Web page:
Internationally recognized, the MOCA is Los Angeles’s go-to place for modern art and its newest exhibit, The Art of Our Time, offers breath and depth that will offer a new perspective on modern art.
The Art of Our Time showcases post-World War II art from some of the greatest contemporary artists of the 20th century. The large collection consists of pieces from each including Jackson Pollock, Mark Rothko, Roy Lichtenstein, Andy Warhol, and Jasper Johns. The lesser known but still very impressive artists who were exhibited included Alberto Giacometti, Cady Noland, and John Waters.
Pollock has almost an entire room dedicated to his works. Seen in person, the three-dimensional texture of the splatter paintings add a whole new aspect to the pieces and create a unique viewing experience. One iconic splatter painting stretches eight feet across a wall, its size accentuating its emotion. Additionally, the museum displays more than Pollock’s stereotypical splatter paintings that exhibit an array of different abstract styles. This assortment exposes the viewer to his full range of artistic abilities.
Rothko’s pieces dress the next room with 360 degrees of his simplistic yet significant paintings. Although both Rothko and Pollock are abstract painters, the linear quality of Rothko’s work and limited color pallet contrast with the busy, colorful work of Pollock’s pieces in the adjacent room. Rothko’s pieces are even more massive than Pollock’s, helping him achieve the goal of engulfing the viewer as he or she gazes into the paintings.
Lichtenstein’s “Rib” piece is my favorite out of his 17 exhibited pieces because he makes such an uninteresting subject of a slab of meat intriguing by painting it in his classic bold-line, distinct coloring style. Likewise, one of Warhol’s 14 pieces titled “Telephone” compliments the exhibit as the viewer can see Warhol fuses some of Lichtenstein’s bold-line stylistic qualities into his painting, creating a synergy between the two pieces displayed in the same room. The museum displays 12 pieces by Johns, but the one that stands out is “Map,” a map of the United States painted in his abstract style, giving an entirely new view to an image seen almost every day.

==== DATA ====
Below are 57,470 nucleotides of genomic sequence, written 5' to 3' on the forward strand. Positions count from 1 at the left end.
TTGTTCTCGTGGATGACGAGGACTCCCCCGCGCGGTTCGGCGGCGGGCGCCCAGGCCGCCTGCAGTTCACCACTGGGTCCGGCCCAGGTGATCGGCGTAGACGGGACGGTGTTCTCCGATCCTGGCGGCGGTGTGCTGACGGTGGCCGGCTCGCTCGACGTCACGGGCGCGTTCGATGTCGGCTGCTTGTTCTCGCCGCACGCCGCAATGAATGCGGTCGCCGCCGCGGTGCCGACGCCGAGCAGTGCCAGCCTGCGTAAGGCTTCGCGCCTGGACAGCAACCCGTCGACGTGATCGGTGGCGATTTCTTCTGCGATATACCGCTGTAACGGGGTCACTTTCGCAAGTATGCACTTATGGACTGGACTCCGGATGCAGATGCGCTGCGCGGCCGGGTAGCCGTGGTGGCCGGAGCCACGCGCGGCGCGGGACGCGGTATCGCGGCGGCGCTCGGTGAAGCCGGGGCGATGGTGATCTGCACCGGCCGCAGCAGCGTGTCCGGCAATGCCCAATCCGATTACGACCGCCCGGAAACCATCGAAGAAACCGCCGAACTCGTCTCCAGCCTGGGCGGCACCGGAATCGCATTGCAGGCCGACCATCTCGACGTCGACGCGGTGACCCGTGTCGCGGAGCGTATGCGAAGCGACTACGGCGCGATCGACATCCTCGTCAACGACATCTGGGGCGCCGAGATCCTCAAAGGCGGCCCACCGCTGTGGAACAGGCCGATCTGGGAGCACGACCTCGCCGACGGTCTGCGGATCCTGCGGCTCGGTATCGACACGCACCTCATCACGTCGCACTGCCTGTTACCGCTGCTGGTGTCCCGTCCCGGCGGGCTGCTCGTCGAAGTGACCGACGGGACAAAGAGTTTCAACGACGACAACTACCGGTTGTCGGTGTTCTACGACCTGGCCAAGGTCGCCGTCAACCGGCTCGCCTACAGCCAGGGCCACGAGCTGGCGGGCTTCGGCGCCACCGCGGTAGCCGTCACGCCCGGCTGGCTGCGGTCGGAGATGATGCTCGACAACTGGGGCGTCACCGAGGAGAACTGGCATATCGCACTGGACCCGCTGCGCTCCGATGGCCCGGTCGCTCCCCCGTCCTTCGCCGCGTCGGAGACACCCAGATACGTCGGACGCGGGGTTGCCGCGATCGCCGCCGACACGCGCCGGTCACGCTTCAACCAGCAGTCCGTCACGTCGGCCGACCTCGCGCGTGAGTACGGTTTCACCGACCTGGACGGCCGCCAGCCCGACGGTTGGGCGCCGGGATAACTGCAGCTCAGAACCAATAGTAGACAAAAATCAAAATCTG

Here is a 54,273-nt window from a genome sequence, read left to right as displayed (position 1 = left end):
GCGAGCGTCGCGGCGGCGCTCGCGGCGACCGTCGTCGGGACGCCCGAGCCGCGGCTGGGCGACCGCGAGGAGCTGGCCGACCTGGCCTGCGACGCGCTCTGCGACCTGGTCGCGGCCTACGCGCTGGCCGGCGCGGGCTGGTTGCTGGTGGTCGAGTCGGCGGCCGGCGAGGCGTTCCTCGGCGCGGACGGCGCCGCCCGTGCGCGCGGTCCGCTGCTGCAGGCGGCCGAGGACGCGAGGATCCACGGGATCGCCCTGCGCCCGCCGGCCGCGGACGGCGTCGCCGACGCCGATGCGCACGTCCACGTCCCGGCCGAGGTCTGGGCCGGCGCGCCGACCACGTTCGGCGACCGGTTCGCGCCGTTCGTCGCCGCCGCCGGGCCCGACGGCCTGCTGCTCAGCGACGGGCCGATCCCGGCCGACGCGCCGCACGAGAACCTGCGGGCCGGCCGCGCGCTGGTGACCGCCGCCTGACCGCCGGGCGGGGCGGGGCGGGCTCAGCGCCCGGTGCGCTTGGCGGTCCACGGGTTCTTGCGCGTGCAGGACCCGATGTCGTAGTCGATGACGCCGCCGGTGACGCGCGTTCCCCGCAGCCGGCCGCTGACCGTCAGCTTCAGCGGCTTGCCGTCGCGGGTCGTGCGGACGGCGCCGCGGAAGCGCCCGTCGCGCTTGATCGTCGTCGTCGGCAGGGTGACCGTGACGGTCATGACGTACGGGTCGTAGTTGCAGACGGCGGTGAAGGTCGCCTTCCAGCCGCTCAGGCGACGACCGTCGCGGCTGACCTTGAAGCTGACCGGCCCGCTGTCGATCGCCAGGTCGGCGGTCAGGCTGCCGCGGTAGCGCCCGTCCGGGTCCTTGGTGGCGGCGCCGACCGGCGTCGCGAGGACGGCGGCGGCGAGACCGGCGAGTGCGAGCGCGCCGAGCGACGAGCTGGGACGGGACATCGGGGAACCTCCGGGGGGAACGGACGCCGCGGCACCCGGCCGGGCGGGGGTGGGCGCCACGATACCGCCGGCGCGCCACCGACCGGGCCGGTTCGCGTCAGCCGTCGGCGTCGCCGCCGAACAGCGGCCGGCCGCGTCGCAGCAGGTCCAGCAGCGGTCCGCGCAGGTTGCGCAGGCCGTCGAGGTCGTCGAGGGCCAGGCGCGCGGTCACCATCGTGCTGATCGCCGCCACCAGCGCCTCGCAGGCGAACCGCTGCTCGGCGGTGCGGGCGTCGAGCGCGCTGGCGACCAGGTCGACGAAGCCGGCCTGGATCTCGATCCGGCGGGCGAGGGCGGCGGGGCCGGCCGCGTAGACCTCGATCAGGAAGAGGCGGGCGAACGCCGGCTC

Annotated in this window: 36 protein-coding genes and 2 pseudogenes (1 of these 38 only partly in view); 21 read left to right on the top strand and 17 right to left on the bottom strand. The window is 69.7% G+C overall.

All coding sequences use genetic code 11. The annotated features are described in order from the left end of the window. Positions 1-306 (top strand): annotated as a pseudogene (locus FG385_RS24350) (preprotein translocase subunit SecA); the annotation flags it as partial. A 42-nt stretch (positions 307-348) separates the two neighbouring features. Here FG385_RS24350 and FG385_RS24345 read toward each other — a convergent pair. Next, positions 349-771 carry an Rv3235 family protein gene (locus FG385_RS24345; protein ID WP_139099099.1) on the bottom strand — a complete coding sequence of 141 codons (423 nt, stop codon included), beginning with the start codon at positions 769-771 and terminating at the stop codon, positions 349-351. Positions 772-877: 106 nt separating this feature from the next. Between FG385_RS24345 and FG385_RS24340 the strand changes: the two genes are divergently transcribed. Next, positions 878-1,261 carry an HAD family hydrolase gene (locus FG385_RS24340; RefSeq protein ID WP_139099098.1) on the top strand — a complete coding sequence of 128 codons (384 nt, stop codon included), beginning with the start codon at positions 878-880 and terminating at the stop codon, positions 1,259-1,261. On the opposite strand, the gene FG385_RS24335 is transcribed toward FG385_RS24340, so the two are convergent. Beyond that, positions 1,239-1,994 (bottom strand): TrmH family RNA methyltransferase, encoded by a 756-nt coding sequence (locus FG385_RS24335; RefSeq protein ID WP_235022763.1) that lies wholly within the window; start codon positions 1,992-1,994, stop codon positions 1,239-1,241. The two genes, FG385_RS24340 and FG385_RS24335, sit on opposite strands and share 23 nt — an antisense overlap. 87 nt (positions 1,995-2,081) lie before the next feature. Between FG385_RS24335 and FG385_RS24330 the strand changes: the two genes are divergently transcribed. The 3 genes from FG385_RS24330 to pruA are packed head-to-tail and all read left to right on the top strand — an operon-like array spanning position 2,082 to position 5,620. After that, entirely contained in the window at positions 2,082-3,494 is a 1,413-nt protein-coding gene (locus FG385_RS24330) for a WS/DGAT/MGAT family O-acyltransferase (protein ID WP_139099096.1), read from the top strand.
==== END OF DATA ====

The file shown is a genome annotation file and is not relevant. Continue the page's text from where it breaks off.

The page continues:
Some of the lesser-known artists created some of the most impressive. Giacometti’s large sculptures appropriately named “Tall Figure II” and “Tall Figure III” reach nearly ten feet tall. The two tall, humanlike sculptures facing each other create a dramatic atmosphere, making the whole room feel as if it is their canvas. A controversial piece by Cady Noland exhibits the famous image of Lee Harvey Oswald getting shot. A lot of Noland’s work deals with the failed promise of the American dream. Noland manipulates the image by adding large red, white and blue dots to the image, adding a modern flare to the black and white image allowing the viewer to feel the intensity and shock of the surprise shooting. John Waters’ series of self-portraits are unique because the viewer never actually sees Waters’ face. Waters manipulates normal photographs of himself with everything from duct tape to cockroaches in order to shroud his face.
MOCA is directly across the street from The Broad (see Voice Oct. 13). Although both museums boast modern art collections, they are both unique in different ways. One of the great attributes about the exhibit at the MOCA is the diverse collection of over 7,000 objects of art. This variety gives the viewers the option to go for an hour and hit on some of their favorite artists or to spend three hours and get to know some artists they have never met before. This exhibit will be on view through April 30, 2016, giving you plenty of time to visit.
Visit the MOCA at 152 N Central Ave, Los Angeles, CA 90012